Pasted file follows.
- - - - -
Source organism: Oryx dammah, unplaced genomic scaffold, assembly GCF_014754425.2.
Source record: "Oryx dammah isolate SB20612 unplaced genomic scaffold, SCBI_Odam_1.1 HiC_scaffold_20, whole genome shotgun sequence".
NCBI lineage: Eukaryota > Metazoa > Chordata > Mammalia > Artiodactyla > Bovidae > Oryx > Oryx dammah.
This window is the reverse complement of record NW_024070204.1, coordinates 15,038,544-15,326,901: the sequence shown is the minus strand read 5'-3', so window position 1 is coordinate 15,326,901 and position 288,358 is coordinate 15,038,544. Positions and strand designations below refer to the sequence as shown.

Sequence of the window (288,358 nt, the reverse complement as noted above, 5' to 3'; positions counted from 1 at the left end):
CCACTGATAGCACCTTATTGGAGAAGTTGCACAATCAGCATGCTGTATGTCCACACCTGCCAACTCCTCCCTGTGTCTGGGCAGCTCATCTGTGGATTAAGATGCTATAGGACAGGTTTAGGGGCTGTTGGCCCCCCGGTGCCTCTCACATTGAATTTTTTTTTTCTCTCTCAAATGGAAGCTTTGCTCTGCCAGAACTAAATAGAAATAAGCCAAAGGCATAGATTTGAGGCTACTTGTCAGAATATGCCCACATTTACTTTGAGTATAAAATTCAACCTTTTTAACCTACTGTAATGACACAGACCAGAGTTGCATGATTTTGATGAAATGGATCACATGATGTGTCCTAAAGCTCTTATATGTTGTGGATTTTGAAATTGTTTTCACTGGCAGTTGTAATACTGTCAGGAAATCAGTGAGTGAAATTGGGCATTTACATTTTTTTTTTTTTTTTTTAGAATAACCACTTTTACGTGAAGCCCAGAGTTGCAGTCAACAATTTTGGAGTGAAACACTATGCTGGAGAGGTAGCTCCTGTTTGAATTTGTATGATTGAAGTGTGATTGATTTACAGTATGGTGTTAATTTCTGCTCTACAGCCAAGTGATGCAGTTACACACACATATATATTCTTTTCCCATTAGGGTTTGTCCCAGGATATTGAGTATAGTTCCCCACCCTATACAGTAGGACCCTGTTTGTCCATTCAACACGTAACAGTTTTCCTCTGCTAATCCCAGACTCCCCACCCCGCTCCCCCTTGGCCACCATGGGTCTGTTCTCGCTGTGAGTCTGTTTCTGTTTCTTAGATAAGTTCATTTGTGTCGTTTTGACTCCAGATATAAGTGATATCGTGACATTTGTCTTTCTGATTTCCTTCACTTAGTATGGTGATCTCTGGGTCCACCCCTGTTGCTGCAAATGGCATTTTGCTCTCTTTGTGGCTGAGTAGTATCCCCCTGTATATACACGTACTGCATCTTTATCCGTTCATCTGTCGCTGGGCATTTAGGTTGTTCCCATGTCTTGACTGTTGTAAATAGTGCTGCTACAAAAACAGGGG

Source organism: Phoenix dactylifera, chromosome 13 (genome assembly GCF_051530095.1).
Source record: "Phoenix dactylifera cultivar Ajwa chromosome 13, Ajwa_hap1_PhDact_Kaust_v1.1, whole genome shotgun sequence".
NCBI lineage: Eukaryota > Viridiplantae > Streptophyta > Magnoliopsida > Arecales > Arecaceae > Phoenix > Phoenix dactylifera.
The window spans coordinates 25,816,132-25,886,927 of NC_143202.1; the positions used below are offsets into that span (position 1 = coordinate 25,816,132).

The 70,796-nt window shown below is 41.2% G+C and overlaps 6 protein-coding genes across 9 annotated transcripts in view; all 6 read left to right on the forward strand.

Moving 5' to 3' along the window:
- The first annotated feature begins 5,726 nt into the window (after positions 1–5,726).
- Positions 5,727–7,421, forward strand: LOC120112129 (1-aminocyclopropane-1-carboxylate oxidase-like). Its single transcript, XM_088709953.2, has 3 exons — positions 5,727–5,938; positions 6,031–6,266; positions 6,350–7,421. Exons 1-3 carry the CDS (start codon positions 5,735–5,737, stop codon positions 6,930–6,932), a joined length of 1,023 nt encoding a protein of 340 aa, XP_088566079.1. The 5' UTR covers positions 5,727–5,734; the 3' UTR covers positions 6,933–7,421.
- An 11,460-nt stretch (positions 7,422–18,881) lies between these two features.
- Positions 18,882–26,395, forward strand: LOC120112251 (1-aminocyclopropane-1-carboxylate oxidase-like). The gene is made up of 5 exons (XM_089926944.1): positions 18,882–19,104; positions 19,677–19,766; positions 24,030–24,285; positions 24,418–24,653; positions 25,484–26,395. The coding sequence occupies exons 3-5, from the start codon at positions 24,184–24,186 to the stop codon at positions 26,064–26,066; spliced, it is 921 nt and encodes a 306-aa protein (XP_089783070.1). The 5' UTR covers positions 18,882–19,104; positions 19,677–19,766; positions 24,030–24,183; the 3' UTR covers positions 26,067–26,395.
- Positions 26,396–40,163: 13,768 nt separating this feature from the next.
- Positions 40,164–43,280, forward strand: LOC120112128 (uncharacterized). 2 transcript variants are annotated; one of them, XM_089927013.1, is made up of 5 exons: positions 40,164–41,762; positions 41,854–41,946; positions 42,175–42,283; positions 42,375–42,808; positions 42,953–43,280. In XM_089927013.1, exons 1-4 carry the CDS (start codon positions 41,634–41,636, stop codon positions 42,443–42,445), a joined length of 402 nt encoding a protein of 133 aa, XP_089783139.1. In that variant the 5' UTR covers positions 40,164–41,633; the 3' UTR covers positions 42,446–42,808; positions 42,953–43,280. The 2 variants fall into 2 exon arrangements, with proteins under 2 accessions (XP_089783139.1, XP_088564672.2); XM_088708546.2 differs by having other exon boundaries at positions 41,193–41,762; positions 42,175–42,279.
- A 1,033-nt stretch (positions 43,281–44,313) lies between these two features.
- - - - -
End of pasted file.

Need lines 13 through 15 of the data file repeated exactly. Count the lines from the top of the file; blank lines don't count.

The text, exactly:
- The first annotated feature begins 5,726 nt into the window (after positions 1–5,726).
- Positions 5,727–7,421, forward strand: LOC120112129 (1-aminocyclopropane-1-carboxylate oxidase-like). Its single transcript, XM_088709953.2, has 3 exons — positions 5,727–5,938; positions 6,031–6,266; positions 6,350–7,421. Exons 1-3 carry the CDS (start codon positions 5,735–5,737, stop codon positions 6,930–6,932), a joined length of 1,023 nt encoding a protein of 340 aa, XP_088566079.1. The 5' UTR covers positions 5,727–5,734; the 3' UTR covers positions 6,933–7,421.
- An 11,460-nt stretch (positions 7,422–18,881) lies between these two features.